Not the time for politicking

/ 02:23 PM November 14, 2013

In every facet of national life, be it sports, showbiz, health and even choosing how many children a couple chooses to have, politics rears its ugly head.

This was evident in complaints raised by Medellin Mayor Ricardo Ramirez and Liloan Mayor Duke Frasco about the distribution of relief aid by the Cebu provincial government to northern Cebu towns hit by supertyphoon Yolanda.


Both mayors lamented that they were bypassed in the distribution of Capitol assistance to their constituents who lost their homes and are now surviving on assistance extended to them by their local officials and the Capitol.

Frasco in particular was emphatic when he accused Cebu Gov. Hilario Davide III of ordering the Provincial Social Welfare Office not to channel the relief goods to the mayor’s office. He admonished the governor for not following protocol.


We’ve seen this pattern before among some local and national officials when a natural calamity hits their areas. The practice has been rooted and had rotted in the country’s political culture for so long that it had become a sad but accepted reality.

President Benigno Aquino III perpetuated that reality when he visited Governor Davide at the Capitol, escorted by former congressman Tomas Osmeña – Liberal Party comrades – and ignored Cebu City Mayor Michael Rama after the Oct. 15 earthquake.

This practice of political selectivity should stop. The model for solidarity among public officials of different political affiliations remains the Sept. 11 terrorist attacks, when then New York City mayor Rudy Guilani, a Republican, stood shoulder to shoulder with then US senator Hilary Rodham Clinton, a Democrat as they went to Ground Zero, talked and encouraged firefighters and police, and comforted families of the victims.

That would not be the case with Filipino officials and politicians, who would each go their separate ways and go to great lengths not to be seen with each other.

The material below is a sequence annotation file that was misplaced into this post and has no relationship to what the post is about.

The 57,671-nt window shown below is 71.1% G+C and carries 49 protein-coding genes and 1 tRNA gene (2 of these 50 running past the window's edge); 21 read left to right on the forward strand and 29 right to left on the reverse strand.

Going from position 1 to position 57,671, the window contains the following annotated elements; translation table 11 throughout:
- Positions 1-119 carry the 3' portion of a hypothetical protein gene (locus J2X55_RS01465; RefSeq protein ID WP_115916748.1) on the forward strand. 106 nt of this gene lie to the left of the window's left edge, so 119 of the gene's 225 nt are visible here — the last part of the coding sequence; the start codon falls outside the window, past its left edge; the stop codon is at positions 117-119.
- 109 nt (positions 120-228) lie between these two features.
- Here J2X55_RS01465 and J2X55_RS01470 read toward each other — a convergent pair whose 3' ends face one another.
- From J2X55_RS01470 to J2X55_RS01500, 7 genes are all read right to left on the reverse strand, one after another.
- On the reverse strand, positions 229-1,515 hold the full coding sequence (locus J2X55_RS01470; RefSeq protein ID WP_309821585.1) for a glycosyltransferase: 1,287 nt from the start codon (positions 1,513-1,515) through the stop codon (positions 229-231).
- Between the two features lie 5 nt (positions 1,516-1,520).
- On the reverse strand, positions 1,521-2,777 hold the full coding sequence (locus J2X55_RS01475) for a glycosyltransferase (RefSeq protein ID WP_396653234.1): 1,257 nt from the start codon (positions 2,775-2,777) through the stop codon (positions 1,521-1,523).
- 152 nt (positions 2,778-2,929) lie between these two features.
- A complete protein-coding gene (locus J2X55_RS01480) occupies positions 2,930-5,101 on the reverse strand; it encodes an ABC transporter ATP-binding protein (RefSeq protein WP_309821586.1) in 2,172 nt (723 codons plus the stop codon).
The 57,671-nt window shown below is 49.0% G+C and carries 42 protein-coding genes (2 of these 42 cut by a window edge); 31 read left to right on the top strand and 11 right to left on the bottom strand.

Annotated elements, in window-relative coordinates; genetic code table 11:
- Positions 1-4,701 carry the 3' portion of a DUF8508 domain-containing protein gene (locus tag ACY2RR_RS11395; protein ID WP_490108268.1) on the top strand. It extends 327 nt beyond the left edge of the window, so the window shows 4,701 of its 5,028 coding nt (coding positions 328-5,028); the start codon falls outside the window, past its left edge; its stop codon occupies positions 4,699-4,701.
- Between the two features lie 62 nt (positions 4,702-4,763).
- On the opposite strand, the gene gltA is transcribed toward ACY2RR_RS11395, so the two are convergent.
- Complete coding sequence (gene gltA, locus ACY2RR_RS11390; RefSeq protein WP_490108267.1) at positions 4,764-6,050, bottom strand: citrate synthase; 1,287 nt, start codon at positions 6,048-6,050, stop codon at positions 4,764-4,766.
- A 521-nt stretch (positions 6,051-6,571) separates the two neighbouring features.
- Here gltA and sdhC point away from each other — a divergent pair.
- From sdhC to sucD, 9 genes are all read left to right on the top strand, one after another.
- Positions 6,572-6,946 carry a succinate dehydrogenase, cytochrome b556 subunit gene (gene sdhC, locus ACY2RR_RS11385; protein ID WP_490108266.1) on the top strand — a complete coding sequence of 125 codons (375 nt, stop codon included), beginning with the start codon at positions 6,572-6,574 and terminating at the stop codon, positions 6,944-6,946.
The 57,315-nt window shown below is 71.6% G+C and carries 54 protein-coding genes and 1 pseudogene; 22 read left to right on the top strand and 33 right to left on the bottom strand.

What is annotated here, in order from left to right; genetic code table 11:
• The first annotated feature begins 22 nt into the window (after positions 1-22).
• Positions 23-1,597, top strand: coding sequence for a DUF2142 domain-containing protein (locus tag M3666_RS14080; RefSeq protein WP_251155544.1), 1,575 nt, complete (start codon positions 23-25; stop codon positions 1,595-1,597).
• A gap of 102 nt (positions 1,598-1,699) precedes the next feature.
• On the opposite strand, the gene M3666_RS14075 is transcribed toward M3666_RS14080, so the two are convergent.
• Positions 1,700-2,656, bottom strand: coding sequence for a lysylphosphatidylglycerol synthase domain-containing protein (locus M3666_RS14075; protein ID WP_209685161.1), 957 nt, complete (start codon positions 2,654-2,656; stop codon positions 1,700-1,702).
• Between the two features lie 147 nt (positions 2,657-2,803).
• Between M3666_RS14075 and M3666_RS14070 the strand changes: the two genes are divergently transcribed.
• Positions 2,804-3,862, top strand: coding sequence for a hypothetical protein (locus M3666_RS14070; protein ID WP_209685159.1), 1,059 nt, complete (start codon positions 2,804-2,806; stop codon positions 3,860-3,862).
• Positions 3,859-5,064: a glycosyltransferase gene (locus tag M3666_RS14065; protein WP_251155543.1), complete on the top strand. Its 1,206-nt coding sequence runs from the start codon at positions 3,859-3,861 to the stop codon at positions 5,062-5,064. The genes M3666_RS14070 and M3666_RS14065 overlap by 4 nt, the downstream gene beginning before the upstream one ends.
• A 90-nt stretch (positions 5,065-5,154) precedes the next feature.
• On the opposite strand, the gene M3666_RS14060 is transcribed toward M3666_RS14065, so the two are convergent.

We couldn’t care less if they don’t talk to each other, much less play mahjong, or sing karaoke songs in front of a paid audience.

Few would care if they posed for group shoots, flashing their plastic smiles and otherwise pretending to present a show of solidarity for their constituents.

In catastrophes like this one caused by super typhoon “Yolanda” what people really care about, especially the victims and their families, is when they would receive assistance.


Everyone sees that the Aquino government is overwhelmed by the humanitarian crisis in Tacloban City, Samar, Palawan and northern Cebu.

Were it not for the assistance of the international community, they would be in over their heads by now, not unlike the typhoon victims.

Local officials should check their egos at the door and just make sure that social welfare offices, private volunteers and aid groups do their jobs right in providing assistance to their constituents.

Nobody will stop to ask whose party they belong to.

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TAGS: Duke Frasco, editorial, Liloan, Medellin, opinion, politicking, Ricardo Ramirez, Supertyphoon Yolanda
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